An Open Letter To Miss Porter's, From A Black Ancient
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Politics and Activism

An Open Letter To Miss Porter's

Miss Porter's as an institution needs to change, and it needs to change now.

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An Open Letter To Miss Porter's

Dear Miss Porter's,

When people ask me what my experience at Porter's was like, I automatically begin smiling and start reminiscing on all the amazing memories I made with my sisters. I remember the sleepovers, the laughs, and the pictures.

However, I purposely block out the pain, the tears, the fear, and the trauma. It's amazing how many terrible moments I was able to laugh off because I was unable to process them accordingly.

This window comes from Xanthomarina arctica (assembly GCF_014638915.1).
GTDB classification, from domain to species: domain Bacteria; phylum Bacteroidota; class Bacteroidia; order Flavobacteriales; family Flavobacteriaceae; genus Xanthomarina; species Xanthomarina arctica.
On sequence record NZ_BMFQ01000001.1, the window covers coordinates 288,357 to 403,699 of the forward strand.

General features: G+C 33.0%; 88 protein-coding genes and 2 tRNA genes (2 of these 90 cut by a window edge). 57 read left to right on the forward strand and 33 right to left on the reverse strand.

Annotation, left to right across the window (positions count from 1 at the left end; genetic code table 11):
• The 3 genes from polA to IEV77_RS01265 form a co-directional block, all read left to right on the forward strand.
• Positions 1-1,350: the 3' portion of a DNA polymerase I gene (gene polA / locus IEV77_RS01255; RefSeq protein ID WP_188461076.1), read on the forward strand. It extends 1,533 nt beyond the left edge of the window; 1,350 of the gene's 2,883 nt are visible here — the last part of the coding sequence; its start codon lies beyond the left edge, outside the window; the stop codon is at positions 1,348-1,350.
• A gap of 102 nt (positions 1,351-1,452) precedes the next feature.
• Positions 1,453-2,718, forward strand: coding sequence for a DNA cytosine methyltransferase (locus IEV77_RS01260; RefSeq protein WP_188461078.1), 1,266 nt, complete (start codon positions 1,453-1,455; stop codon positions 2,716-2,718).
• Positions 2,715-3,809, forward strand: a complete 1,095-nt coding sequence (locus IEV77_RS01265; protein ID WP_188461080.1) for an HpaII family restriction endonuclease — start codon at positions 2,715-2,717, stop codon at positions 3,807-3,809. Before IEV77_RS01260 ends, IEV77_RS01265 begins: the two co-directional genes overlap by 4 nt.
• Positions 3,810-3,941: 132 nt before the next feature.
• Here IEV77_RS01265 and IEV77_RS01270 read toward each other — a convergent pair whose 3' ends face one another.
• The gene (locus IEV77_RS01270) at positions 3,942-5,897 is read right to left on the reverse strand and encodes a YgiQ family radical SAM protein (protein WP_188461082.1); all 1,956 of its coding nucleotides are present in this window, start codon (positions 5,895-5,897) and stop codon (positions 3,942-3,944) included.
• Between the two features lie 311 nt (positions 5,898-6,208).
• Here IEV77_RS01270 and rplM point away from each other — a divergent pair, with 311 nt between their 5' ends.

To my Porter's classmates to whom I have not spoken in years, I would first like to say your response lacks authenticity. Stop texting me, I do not care for what you have to say. As your token black friend, please leave me alone. I haven't spoken to the majority of you in years and you have taken it upon yourself to message me and voice your support and always end it with "I'm not asking you to respond to me, just wanted to let you know."

Well, let me tell you I do not want to talk to you about my experience at Miss Porter's because I have already done so — but you weren't listening. What took you so long to realize that you should have stood up for me? At normal high schools, it is easier to spot a racist student. It was a little harder at Porter's because it was hard to tell if it was the girl you brush your teeth with every morning, your group partner, or even your roommate.